All proceeds go to Purrfect Pals, by the way - like many fan communities, this is a gift culture, as is evident by the wide variety of (international) collaboration that has gone into the publication. Even had it given me far less pleasure than it did, I would have been happy to know that its purchase (it was a generous gift from my sister, another Kitten Cam follower) put a few more pennies into the hands of that worthy shelter.

To find FDJ and his current batch of kittens, google "The Critter Room", or search youtube with that same phrase (youtube is his platform now; he was priced out of his previous one).

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review 2017-06-25 15:04
Fountain of Drowned Memories by Erik Hofstatter
Fountain of Drowned Memories - Erik Hofstatter


Fountain of Drowned Memories is a short story that touched my heart.


Lorcan is a man obsessed with the stains in the ceiling and someone, (or something?), trying to steal from him. Is this real or is there something else going on? For a story that is only 18 pages long, this one packs a powerful punch and I highly recommend it.


Oh, and did I mention it's free? (Or you can donate $1.00 if you like it!) Here's a link, (what do you have to lose?):Fountain of Drowned Memories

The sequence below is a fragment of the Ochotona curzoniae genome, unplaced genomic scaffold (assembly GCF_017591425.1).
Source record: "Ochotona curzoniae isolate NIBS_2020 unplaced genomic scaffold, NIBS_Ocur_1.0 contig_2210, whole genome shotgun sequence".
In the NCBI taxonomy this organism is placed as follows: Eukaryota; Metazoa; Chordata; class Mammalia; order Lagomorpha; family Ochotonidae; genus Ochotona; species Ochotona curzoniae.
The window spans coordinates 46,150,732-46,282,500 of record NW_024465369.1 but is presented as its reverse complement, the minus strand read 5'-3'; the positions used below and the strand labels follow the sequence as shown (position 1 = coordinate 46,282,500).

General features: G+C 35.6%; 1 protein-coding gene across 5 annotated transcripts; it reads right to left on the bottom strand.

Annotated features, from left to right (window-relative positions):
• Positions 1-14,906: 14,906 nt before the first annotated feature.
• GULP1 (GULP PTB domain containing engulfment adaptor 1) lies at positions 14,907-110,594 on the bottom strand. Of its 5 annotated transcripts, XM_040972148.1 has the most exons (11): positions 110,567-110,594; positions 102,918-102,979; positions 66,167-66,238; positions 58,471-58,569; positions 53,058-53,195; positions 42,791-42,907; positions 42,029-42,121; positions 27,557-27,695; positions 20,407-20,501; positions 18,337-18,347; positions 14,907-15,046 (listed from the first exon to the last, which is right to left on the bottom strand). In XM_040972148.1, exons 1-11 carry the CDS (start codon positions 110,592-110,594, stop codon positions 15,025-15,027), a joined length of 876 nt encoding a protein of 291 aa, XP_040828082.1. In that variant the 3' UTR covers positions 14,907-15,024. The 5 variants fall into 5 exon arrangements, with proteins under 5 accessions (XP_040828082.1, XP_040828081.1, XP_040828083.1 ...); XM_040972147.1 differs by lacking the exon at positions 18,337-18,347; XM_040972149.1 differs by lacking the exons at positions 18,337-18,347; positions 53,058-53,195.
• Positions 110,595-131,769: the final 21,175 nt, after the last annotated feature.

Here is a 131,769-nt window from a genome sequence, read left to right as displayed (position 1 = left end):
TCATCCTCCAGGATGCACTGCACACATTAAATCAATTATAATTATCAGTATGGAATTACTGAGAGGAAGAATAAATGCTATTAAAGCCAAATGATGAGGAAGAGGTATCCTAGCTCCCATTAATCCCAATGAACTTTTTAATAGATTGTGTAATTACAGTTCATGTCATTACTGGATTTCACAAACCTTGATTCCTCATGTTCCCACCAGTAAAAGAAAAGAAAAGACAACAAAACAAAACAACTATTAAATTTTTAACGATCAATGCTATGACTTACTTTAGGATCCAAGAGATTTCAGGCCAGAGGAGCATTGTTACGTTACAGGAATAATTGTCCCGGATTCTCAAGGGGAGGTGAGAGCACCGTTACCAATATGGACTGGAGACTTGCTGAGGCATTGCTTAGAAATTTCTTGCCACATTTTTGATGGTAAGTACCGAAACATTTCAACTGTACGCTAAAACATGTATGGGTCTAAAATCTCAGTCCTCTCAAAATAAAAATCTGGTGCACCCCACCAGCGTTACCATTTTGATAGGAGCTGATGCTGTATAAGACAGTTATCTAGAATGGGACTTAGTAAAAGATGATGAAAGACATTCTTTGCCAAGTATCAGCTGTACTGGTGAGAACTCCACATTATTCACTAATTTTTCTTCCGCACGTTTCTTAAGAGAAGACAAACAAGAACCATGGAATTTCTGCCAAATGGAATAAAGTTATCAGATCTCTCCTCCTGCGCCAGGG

*I received this short story free, in exchange for my honest review. This is it.*



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review 2017-06-24 14:52
Double Barrel Horror: There Will Be Angels/Marlene the Magnificent by John Boden
Double Barrel Horror: There Will Be Angels... / Marlene the Magnificent - John Boden,Matthew Weber


DOUBLE BARREL HORROR continues on with this series of two short stories per volume. This time around they are both written by John Boden. These super short stories being: THERE WILL BE ANGELS and MARLENE THE MAGNIFICENT. 


THERE WILL BE ANGELS is exactly the type of story I expect from Mr. Boden. A young boy is in distress and there are angels, but these are not the type of angels that will save him.


MARLENE THE MAGNIFICENT is NOT the type of story I expected from Mr. Boden. Not at all. Marlene actually IS magnificent and I wager that once you are introduced to her and her act, you will never forget it! A word of advice though? If she asks for your watch as part of her act, do NOT give it to her! 


I've been a fan of John Boden for a year or two now, and his work always surprises and pleases me. These two short stories continue that tradition and I give this small volume my highest recommendation!


You can get your copy here: 

Double Barrel Horror: There Will Be Angels... / Marlene the Magnificent


*I received this book free, in exchange for my honest review. This is it.*



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review 2017-06-14 15:48
Some Rain Must Fall: And Other Stories - Michel Faber